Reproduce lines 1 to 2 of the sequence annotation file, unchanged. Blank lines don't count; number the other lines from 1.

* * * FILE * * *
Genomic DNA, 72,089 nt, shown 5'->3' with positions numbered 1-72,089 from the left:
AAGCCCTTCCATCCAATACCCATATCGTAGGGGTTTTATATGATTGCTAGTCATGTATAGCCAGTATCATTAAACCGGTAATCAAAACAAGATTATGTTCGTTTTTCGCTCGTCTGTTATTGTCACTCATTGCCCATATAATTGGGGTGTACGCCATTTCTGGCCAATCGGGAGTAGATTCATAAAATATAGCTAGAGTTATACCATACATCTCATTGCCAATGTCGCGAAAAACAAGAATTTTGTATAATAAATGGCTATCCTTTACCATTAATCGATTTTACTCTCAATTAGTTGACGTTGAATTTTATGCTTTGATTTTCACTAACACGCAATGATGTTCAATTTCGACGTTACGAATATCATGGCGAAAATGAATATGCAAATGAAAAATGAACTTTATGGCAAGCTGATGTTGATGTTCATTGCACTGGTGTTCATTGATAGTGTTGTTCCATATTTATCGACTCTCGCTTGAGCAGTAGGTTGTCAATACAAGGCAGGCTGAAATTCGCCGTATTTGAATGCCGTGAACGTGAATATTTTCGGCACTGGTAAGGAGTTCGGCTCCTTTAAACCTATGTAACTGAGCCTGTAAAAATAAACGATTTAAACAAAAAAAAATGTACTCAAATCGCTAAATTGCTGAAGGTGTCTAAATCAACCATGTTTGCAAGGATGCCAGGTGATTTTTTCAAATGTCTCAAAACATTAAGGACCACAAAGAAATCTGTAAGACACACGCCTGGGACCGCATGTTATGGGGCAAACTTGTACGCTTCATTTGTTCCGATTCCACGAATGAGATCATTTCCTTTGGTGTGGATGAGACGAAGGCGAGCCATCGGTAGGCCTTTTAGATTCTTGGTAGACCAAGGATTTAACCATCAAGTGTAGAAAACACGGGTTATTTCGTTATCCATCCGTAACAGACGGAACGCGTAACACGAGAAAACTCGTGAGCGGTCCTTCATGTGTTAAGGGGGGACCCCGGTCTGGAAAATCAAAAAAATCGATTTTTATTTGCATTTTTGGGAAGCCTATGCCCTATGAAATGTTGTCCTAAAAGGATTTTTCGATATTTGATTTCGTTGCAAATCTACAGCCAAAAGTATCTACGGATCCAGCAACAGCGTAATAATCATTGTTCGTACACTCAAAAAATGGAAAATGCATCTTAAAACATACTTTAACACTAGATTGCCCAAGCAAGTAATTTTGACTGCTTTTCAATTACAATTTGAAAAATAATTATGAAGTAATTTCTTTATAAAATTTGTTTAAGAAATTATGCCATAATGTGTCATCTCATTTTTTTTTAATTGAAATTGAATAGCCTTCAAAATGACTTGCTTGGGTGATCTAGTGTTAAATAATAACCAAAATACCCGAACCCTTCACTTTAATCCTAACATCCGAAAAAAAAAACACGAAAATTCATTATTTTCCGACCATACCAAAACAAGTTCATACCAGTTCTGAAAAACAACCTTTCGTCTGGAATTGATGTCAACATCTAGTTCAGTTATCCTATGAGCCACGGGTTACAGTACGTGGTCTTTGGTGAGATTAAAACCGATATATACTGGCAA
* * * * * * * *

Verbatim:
Genomic DNA, 72,089 nt, shown 5'->3' with positions numbered 1-72,089 from the left:
AAGCCCTTCCATCCAATACCCATATCGTAGGGGTTTTATATGATTGCTAGTCATGTATAGCCAGTATCATTAAACCGGTAATCAAAACAAGATTATGTTCGTTTTTCGCTCGTCTGTTATTGTCACTCATTGCCCATATAATTGGGGTGTACGCCATTTCTGGCCAATCGGGAGTAGATTCATAAAATATAGCTAGAGTTATACCATACATCTCATTGCCAATGTCGCGAAAAACAAGAATTTTGTATAATAAATGGCTATCCTTTACCATTAATCGATTTTACTCTCAATTAGTTGACGTTGAATTTTATGCTTTGATTTTCACTAACACGCAATGATGTTCAATTTCGACGTTACGAATATCATGGCGAAAATGAATATGCAAATGAAAAATGAACTTTATGGCAAGCTGATGTTGATGTTCATTGCACTGGTGTTCATTGATAGTGTTGTTCCATATTTATCGACTCTCGCTTGAGCAGTAGGTTGTCAATACAAGGCAGGCTGAAATTCGCCGTATTTGAATGCCGTGAACGTGAATATTTTCGGCACTGGTAAGGAGTTCGGCTCCTTTAAACCTATGTAACTGAGCCTGTAAAAATAAACGATTTAAACAAAAAAAAATGTACTCAAATCGCTAAATTGCTGAAGGTGTCTAAATCAACCATGTTTGCAAGGATGCCAGGTGATTTTTTCAAATGTCTCAAAACATTAAGGACCACAAAGAAATCTGTAAGACACACGCCTGGGACCGCATGTTATGGGGCAAACTTGTACGCTTCATTTGTTCCGATTCCACGAATGAGATCATTTCCTTTGGTGTGGATGAGACGAAGGCGAGCCATCGGTAGGCCTTTTAGATTCTTGGTAGACCAAGGATTTAACCATCAAGTGTAGAAAACACGGGTTATTTCGTTATCCATCCGTAACAGACGGAACGCGTAACACGAGAAAACTCGTGAGCGGTCCTTCATGTGTTAAGGGGGGACCCCGGTCTGGAAAATCAAAAAAATCGATTTTTATTTGCATTTTTGGGAAGCCTATGCCCTATGAAATGTTGTCCTAAAAGGATTTTTCGATATTTGATTTCGTTGCAAATCTACAGCCAAAAGTATCTACGGATCCAGCAACAGCGTAATAATCATTGTTCGTACACTCAAAAAATGGAAAATGCATCTTAAAACATACTTTAACACTAGATTGCCCAAGCAAGTAATTTTGACTGCTTTTCAATTACAATTTGAAAAATAATTATGAAGTAATTTCTTTATAAAATTTGTTTAAGAAATTATGCCATAATGTGTCATCTCATTTTTTTTTAATTGAAATTGAATAGCCTTCAAAATGACTTGCTTGGGTGATCTAGTGTTAAATAATAACCAAAATACCCGAACCCTTCACTTTAATCCTAACATCCGAAAAAAAAAACACGAAAATTCATTATTTTCCGACCATACCAAAACAAGTTCATACCAGTTCTGAAAAACAACCTTTCGTCTGGAATTGATGTCAACATCTAGTTCAGTTATCCTATGAGCCACGGGTTACAGTACGTGGTCTTTGGTGAGATTAAAACCGATATATACTGGCAA